George Farrell: The art in life
|By George Farrell - Contributing Writer | March 16, 2017|
For me, this is the time of year for reflection; to both look back at the year just past, and ahead to what the next few months might reveal. Twenty sixteen was a tough time for our family. Just about a year ago, mom had a fall that broke her hip. The incident seemed to quicken her slide down the slippery slope of dementia, and now she’s in Highland Wood. Mom, at 91, has terrific physical vital signs, but she’s in her own little world mentally, with those ‘good and bad days’ you’ve all heard about.
My dad and I go at least five times a week to see her. He’s 94 and still living at home in Minden. But he’s lonely and anxious to join mom. He’s presently on a waiting list. This is that interminable in-between time for dad and me, which perversely parallels the weather, neither spring nor winter, but some kind of purgatory where ‘hurry up and wait’ is the mantra being sung by confused birds and also by our inner demons. It’s also that time of my life where the legal mantle of authority, that power of attorney, is slowly coming my way when I’m not that far removed from passing on that particular torch myself.
At this precipitous time, I give thanks for art and music. I’m using both expressive forms as a diversionary tactic to stave off misery. I seek solace in music, the blues specifically, and my ravaged heart at least gives forth with real emotion whenever I sing; sometimes in silent internal accompaniment to a tune on the radio, or with musical friends who give me the opportunity to get out some of what’s going on inside.
For my mom, who was once a fine spinner and weaver and who was also at the forefront of the early arts movement the Highlands, art in the form of knitting and drawing classes, gives her life in Highland Wood a sense of purpose. It also gives her the opportunity to be with people, and whereas at home she was in a cocoon of her own making, at the long-term care facility she has made friends, and is interacting in a way she hasn’t done in years. Art can do that. But it couldn’t happen without considerate programming and a compassionate staff. Mom also enjoys the music events that happen quite frequently at Highland Wood, and I most heartily thank those musicians who take the time to entertain our elderly and infirm patients. Consequently, mom is much happier where she is than she was at home. The only missing ingredient is dad. But hopefully he’ll be with her soon enough.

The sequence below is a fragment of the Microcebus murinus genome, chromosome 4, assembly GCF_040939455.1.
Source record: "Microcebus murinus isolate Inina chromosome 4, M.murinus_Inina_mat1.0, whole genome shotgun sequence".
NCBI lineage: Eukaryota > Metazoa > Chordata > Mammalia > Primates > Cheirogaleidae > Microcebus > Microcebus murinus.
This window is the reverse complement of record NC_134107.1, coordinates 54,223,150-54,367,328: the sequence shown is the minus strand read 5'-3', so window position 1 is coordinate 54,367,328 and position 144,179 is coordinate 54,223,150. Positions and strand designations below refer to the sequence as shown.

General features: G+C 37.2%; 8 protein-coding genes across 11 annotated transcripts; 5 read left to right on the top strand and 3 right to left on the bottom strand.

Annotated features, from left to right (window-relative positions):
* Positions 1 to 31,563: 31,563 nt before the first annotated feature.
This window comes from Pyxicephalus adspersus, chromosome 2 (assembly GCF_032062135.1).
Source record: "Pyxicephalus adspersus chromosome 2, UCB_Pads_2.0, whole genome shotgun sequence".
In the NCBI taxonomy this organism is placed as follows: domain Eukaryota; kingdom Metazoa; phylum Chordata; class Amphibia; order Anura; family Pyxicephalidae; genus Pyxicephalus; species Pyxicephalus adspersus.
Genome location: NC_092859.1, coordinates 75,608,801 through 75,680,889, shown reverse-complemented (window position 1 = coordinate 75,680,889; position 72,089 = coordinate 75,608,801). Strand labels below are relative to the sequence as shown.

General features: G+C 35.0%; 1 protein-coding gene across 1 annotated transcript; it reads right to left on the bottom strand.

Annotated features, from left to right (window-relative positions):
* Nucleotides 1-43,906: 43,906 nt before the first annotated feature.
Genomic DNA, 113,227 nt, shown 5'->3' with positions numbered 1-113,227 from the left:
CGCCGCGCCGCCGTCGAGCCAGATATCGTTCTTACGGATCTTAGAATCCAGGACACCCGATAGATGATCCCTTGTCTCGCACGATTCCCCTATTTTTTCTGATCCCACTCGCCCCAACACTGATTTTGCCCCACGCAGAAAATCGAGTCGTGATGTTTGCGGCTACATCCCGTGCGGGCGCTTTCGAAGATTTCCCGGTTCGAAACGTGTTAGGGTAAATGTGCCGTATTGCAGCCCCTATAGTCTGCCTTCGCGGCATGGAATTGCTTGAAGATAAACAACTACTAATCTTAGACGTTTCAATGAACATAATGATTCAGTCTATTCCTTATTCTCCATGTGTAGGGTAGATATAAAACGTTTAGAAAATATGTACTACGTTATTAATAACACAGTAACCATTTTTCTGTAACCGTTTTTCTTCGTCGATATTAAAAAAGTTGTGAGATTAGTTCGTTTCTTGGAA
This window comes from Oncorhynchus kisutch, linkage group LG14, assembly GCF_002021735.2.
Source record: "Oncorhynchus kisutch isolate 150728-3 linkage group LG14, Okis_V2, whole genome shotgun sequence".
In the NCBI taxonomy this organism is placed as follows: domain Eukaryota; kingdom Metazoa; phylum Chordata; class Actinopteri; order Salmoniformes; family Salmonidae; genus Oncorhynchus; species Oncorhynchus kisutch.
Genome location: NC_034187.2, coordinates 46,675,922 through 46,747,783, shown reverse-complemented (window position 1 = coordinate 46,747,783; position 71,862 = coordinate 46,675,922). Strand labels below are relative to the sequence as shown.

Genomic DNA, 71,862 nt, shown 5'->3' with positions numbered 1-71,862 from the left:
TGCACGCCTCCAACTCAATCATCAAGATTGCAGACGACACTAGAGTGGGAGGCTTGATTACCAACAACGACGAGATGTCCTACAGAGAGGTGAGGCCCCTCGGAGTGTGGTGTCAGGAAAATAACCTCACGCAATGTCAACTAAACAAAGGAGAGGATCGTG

Looking ahead, I realize that the range of emotions I go through every day actually helps in creating a more insightful me, and I’d like to use these experiences to create: vocalizing nuances I’ve not expressed before, a more empathetic base to my writing, and a different perspective that will result in some new aspects to my image-making.
On a broader palette, I hope, too, that other creators in the Highlands, specifically artists, come to grips with their own conflicts, and that they use those particular by-product energies to produce not just pretty pictures, but art that truly reflects the human condition.
George Farrell is a contributing writer for The Highlander.